Arnoldus: Why we should all be like Greta Thunberg


Anders Hellberg [CC BY-SA 4.0 (]

Greta Thunberg is leading the world's youth in a school strike for climate change.

Linda Arnoldus, Staff Writer

Greta Thunberg is the definition of a leader. Everyone today, especially the youth, can take something from her diplomatic and powerful action.

On Sept. 20, 2019, 4 million people took to the streets to protest the greatest crisis of our generation: the global climate crisis. This global climate strike took place worldwide, with over 2,500 events in 163 countries. Many sources say this strike was the largest climate strike in history. 

This strike was orchestrated by Greta Thunberg, a 16-year-old youth climate change activist from Stockholm, Sweden. Thunberg has 5.5 million followers on Instagram and 2.1 million followers on Twitter, and her support is only growing. Although her life is very public, it is not without its qualms.

Thunberg has been diagnosed with Asperger Syndrome, Obsessive-Compulsive Disorder (OCD), and Selective Mutism. In this way, Thunberg is a role model not only for climate change activists but also for people with her same afflictions. 

The timing of the strike was not a coincidence. On Sept. 23, just 3 days after the climate strike, Thunberg spoke at the United Nations Climate Action Summit in New York City. 

I highly recommend watching her speech in which she chastises politicians for their complacency and role in destroying the future for the generations to come. Thunberg’s words are chilling and get straight to the point: “You’re failing us, but young people are starting to understand your betrayal. The eyes of all future generations are upon you, and if you choose to fail us, I say we will never forgive you.”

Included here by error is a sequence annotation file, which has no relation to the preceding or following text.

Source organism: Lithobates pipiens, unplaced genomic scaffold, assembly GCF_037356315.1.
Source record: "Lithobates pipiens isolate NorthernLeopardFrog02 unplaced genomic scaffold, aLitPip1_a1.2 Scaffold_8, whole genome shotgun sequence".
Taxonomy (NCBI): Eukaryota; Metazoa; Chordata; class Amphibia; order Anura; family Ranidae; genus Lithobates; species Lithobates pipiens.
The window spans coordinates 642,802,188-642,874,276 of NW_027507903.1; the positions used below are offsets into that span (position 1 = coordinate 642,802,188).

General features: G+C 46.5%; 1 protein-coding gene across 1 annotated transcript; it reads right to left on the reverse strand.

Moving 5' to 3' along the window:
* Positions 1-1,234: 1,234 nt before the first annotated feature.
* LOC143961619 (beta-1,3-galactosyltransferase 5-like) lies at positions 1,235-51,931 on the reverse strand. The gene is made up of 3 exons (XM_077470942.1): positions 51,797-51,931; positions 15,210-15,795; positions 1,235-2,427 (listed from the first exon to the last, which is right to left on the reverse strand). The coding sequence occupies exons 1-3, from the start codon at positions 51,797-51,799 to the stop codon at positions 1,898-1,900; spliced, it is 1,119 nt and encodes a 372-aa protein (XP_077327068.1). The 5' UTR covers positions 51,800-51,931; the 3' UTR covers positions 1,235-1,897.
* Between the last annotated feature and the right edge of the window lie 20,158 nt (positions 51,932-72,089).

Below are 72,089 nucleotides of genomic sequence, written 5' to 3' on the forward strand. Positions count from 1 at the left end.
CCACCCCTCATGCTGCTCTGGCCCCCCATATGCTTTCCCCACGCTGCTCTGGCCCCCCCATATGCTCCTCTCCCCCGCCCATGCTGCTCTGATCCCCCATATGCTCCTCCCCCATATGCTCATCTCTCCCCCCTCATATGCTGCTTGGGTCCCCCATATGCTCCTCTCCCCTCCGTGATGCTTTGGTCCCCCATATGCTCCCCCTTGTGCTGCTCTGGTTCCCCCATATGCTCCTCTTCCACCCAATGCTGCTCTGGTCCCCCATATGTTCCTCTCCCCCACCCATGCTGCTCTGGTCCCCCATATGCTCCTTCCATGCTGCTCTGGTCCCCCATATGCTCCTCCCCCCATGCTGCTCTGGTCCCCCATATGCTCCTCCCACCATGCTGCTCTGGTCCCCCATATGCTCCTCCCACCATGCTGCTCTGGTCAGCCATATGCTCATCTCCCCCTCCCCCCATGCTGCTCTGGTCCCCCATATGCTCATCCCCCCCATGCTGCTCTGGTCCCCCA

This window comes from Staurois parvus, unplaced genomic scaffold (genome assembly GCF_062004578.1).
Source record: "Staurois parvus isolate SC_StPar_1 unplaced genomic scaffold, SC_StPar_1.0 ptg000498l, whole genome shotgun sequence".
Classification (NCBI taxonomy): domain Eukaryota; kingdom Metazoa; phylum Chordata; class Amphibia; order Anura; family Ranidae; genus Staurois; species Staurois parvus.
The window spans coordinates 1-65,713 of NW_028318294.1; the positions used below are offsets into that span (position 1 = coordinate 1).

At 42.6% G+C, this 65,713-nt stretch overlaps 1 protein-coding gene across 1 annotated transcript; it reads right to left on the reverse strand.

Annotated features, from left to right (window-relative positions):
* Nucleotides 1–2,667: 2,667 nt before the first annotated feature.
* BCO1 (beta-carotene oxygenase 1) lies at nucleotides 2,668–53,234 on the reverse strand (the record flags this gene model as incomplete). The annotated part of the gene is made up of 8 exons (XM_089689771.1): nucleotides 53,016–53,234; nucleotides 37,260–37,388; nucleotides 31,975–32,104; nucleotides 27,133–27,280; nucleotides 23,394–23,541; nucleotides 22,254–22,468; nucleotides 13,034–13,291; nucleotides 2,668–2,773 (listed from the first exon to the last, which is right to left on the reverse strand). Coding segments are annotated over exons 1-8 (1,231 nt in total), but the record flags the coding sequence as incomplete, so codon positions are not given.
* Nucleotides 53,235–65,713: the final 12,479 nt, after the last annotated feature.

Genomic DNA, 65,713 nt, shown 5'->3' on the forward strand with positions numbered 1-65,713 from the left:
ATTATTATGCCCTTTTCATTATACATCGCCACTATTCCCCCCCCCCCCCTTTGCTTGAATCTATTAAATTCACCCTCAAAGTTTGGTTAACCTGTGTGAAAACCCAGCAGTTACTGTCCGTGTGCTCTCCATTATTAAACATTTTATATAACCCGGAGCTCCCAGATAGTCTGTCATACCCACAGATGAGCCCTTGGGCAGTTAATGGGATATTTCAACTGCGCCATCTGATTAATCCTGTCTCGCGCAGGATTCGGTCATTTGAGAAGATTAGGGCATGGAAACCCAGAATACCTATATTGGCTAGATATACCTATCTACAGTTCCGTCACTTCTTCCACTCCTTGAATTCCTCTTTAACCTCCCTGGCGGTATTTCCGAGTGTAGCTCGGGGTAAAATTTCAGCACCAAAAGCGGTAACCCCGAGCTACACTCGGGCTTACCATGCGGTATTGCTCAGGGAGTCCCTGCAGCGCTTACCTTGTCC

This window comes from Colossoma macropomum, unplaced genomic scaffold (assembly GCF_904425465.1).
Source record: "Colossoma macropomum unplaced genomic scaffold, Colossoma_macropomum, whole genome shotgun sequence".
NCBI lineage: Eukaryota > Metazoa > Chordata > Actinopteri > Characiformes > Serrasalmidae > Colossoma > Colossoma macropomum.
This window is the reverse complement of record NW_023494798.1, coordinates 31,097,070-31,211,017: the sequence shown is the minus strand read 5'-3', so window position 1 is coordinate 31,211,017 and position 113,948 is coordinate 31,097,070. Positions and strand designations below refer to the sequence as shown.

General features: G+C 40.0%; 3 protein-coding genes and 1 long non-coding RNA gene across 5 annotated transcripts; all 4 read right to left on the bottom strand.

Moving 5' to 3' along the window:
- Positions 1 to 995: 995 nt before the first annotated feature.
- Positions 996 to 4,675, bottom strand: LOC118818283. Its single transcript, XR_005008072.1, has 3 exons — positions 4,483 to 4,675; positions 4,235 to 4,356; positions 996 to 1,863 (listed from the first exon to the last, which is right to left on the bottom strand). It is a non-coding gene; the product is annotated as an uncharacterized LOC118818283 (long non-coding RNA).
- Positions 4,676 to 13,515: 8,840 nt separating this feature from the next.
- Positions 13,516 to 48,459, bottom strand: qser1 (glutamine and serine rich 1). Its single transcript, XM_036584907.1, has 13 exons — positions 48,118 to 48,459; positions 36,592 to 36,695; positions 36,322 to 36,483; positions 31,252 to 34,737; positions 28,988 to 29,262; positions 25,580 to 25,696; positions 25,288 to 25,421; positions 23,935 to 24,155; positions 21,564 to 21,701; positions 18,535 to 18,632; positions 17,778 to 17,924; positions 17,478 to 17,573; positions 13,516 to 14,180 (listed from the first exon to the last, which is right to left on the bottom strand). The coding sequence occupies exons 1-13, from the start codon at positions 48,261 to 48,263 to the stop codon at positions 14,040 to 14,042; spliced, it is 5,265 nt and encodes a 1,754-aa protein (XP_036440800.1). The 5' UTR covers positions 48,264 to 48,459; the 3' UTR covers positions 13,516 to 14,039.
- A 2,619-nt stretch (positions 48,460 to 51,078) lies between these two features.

Thunberg has been named one of Time Magazine’s 2019 Next Generation Leaders. Her feature in Time breaks down the impact of the climate crisis on Thunberg’s mental health and how she turned her hopelessness into action. When Thunberg first heard about the global climate crisis, she fell into a deep depression, wondering what the point of living was if she had no sustainable future. However, when Thunberg heard about the survivors of the 2018 Parkland Shooting banding together for change, she decided to take action herself. 

Ever since, she has implemented changes in her home life and has inspired others to do the same. Thunberg’s family has given up meat and air travel to support the environmental cause, setting an example for sustainable living. But Thunberg didn’t stop there. After rallying support at her school, Thunberg took to rallying support online, which gave her the opportunity to spread her message worldwide. 

We can all learn from Thunberg’s unrelenting activism. Instead of drawing attention to herself, she stands on the side of science, urging everyone to educate themselves on the growing issue of climate change. 

When Thunberg spoke before the United States House of Representatives Select Committee on the Climate Crisis, she kept her speech concise. Instead of giving her testimony, she told everyone to read the Special Report on Global Warming of 1.5 degrees Celsius published by The Intergovernmental Panel on Climate Change. She stated, “I am submitting this report as my testimony because I don’t want you to listen to me. I want you to listen to the scientists. And I want you to unite behind the science. And then I want you to take action.”

The recent United Nations Climate Action Summit is not the end of Thunberg’s race. At the Summit, Thunberg announced that she and 15 other children were filing a lawsuit against Argentina, Brazil, France, Germany, and Turkey for not upholding the pledges they made at the Paris Agreement

To the world’s leaders Thunberg says, “Right here, right now is where we draw the line. The world is waking up, and change is coming, whether you like it or not.”